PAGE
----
At the end of the fourth century, a woman named Etheria made a pilgrimage to Jerusalem. When her journal was discovered in 1887, it uncovered a glimpse into liturgical life of the time. She describes many celebrations, including the Epiphany, the observance of Christ’s birth, and the gala procession to commemorate his Presentation in the Temple 40 days later, on February 15.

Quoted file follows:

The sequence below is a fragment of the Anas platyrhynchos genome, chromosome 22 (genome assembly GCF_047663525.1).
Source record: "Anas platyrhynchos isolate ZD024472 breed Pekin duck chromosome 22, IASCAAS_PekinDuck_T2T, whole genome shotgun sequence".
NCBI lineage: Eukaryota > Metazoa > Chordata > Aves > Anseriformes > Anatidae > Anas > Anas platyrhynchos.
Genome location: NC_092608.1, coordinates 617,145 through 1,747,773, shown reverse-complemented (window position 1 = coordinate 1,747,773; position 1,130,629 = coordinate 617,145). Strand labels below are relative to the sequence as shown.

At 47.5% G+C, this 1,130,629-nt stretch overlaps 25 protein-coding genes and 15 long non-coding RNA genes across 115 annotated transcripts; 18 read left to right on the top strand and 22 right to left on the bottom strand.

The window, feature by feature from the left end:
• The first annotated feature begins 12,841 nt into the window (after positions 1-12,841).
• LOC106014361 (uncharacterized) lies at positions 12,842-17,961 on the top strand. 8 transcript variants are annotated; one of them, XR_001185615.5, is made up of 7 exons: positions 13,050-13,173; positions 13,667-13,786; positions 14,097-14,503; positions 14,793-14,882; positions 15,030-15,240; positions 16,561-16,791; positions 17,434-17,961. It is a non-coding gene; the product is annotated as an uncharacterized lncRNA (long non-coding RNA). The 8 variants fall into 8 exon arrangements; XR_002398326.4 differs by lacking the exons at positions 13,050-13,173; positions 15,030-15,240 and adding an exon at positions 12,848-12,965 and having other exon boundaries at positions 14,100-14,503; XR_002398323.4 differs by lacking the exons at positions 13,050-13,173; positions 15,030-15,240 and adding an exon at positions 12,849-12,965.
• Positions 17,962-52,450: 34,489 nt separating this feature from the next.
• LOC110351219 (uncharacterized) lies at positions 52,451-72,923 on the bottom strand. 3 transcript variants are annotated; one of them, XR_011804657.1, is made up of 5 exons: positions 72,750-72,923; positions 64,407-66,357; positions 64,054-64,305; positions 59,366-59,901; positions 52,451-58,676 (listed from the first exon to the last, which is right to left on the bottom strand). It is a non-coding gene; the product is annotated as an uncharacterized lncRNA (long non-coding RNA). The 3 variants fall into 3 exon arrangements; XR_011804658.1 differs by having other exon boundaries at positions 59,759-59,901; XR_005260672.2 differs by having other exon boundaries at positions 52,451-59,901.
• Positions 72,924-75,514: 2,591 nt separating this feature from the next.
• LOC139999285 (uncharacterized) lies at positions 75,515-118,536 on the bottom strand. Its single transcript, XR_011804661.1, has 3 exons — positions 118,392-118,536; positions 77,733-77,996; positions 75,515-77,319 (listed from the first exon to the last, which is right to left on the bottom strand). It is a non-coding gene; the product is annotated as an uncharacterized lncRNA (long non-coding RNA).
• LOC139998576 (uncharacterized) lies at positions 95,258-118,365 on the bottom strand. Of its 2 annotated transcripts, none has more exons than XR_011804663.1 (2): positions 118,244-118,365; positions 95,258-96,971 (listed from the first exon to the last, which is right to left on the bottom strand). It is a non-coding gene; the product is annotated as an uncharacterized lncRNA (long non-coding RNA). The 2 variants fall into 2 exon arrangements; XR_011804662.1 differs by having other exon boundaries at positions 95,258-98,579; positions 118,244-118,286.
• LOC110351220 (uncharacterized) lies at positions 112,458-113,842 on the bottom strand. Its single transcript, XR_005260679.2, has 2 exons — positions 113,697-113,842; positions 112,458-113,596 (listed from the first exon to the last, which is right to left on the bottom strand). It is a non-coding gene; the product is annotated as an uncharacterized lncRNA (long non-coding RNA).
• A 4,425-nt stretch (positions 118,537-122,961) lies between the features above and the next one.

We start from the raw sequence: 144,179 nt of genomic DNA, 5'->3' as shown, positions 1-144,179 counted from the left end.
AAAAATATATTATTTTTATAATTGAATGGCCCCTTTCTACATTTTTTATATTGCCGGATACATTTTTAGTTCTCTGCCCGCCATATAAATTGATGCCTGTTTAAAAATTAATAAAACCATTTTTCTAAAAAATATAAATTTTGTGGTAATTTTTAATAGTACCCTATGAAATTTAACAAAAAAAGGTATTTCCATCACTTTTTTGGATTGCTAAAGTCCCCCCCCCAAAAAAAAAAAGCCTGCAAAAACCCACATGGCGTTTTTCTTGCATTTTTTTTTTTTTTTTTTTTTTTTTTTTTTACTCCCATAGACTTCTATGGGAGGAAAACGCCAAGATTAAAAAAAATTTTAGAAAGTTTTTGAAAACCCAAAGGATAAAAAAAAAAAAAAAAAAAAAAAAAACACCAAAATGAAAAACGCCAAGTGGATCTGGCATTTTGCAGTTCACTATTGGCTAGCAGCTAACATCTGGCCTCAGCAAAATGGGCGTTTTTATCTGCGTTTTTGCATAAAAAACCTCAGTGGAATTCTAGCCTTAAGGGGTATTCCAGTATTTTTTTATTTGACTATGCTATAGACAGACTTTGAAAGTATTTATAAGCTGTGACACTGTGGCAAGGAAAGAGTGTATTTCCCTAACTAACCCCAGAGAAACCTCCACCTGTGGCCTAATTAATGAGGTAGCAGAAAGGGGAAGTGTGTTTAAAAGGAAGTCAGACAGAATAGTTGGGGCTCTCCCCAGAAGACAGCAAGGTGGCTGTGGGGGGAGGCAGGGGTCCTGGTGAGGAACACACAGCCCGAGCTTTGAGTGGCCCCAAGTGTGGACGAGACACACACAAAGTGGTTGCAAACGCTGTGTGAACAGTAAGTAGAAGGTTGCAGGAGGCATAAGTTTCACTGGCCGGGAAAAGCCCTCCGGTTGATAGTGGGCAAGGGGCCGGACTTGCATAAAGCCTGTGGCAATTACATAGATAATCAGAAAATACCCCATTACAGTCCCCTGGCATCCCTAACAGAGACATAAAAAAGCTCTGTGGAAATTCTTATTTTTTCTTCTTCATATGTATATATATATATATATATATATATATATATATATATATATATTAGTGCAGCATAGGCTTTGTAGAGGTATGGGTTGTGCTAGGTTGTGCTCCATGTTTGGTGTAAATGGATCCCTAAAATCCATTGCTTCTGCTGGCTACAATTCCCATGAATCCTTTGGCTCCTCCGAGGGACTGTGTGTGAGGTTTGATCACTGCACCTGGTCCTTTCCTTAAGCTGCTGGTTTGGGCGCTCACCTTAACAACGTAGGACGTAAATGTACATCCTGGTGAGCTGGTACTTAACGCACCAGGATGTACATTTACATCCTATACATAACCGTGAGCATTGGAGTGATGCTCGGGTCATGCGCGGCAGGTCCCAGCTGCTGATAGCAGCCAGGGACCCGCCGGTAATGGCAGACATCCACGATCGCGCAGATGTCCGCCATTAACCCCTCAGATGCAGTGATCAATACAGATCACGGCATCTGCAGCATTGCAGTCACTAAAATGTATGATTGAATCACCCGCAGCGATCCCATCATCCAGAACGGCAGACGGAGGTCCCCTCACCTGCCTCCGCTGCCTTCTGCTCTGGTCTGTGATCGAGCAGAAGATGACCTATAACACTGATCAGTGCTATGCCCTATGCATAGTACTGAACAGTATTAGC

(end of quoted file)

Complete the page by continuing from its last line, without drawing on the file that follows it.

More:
This feast emphasizes Jesus’ first appearance in the Temple. In the fifth and sixth centuries, observation spread throughout the Western Church. Because the Western Church celebrates the birth of Christ on December 25, the feast of the Presentation was moved to February 2, 40 days after Christmas. 

In the eighth century, Pope Sergius began a candlelight procession, and by the end of the century, the blessing and distribution of candles was incorporated, which continues to this day. This gave the feast its popular name: Candlemass.